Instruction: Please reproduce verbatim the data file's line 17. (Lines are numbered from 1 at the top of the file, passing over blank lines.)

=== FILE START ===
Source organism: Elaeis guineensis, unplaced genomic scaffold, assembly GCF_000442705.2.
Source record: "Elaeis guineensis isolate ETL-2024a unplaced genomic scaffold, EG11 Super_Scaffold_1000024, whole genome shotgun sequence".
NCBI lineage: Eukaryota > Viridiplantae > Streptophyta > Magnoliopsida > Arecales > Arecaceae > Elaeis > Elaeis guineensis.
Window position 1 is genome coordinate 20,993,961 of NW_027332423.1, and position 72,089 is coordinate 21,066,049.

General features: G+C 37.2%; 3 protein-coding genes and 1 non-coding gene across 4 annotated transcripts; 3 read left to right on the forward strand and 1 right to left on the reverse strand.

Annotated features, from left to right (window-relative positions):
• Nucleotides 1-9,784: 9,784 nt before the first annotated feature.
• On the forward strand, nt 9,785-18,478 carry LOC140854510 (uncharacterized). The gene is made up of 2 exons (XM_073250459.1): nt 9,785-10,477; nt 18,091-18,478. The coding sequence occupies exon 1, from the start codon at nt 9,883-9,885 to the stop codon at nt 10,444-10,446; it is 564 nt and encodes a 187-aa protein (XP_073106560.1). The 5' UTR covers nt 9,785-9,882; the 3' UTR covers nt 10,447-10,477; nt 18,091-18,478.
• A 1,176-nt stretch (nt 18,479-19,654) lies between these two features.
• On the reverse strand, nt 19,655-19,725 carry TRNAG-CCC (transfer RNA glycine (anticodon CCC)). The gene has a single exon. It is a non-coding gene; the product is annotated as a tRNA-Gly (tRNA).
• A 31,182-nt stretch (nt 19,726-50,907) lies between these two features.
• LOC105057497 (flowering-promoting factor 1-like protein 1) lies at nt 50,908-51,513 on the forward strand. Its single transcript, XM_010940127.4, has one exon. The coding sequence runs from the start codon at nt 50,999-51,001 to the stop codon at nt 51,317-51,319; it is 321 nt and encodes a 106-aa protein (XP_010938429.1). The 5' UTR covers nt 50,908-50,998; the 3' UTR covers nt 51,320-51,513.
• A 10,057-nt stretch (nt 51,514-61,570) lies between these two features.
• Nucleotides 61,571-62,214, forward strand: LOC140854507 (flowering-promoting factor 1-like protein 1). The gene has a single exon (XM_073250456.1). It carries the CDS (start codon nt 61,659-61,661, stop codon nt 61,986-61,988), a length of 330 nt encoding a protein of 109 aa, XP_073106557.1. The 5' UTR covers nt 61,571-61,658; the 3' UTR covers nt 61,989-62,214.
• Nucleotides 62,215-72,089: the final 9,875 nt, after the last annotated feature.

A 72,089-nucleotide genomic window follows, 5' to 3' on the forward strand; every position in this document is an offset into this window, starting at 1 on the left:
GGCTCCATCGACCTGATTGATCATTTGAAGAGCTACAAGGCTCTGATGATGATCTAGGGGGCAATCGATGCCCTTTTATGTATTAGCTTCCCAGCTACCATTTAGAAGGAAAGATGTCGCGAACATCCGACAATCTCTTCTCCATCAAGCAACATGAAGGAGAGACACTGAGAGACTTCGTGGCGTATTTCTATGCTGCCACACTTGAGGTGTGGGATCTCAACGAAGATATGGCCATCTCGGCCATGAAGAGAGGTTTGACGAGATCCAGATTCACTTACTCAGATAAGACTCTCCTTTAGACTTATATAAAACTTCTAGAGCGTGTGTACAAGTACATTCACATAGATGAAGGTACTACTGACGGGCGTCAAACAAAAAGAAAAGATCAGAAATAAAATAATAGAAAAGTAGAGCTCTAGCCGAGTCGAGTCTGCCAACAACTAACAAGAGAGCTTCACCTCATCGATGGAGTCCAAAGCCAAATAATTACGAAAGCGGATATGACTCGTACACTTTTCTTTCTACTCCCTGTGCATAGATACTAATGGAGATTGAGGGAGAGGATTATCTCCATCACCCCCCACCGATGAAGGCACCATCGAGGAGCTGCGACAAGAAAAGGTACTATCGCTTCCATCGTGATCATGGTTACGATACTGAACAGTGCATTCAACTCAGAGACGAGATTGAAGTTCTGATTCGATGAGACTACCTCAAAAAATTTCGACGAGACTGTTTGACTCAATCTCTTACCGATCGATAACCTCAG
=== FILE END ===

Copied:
GGCTCCATCGACCTGATTGATCATTTGAAGAGCTACAAGGCTCTGATGATGATCTAGGGGGCAATCGATGCCCTTTTATGTATTAGCTTCCCAGCTACCATTTAGAAGGAAAGATGTCGCGAACATCCGACAATCTCTTCTCCATCAAGCAACATGAAGGAGAGACACTGAGAGACTTCGTGGCGTATTTCTATGCTGCCACACTTGAGGTGTGGGATCTCAACGAAGATATGGCCATCTCGGCCATGAAGAGAGGTTTGACGAGATCCAGATTCACTTACTCAGATAAGACTCTCCTTTAGACTTATATAAAACTTCTAGAGCGTGTGTACAAGTACATTCACATAGATGAAGGTACTACTGACGGGCGTCAAACAAAAAGAAAAGATCAGAAATAAAATAATAGAAAAGTAGAGCTCTAGCCGAGTCGAGTCTGCCAACAACTAACAAGAGAGCTTCACCTCATCGATGGAGTCCAAAGCCAAATAATTACGAAAGCGGATATGACTCGTACACTTTTCTTTCTACTCCCTGTGCATAGATACTAATGGAGATTGAGGGAGAGGATTATCTCCATCACCCCCCACCGATGAAGGCACCATCGAGGAGCTGCGACAAGAAAAGGTACTATCGCTTCCATCGTGATCATGGTTACGATACTGAACAGTGCATTCAACTCAGAGACGAGATTGAAGTTCTGATTCGATGAGACTACCTCAAAAAATTTCGACGAGACTGTTTGACTCAATCTCTTACCGATCGATAACCTCAG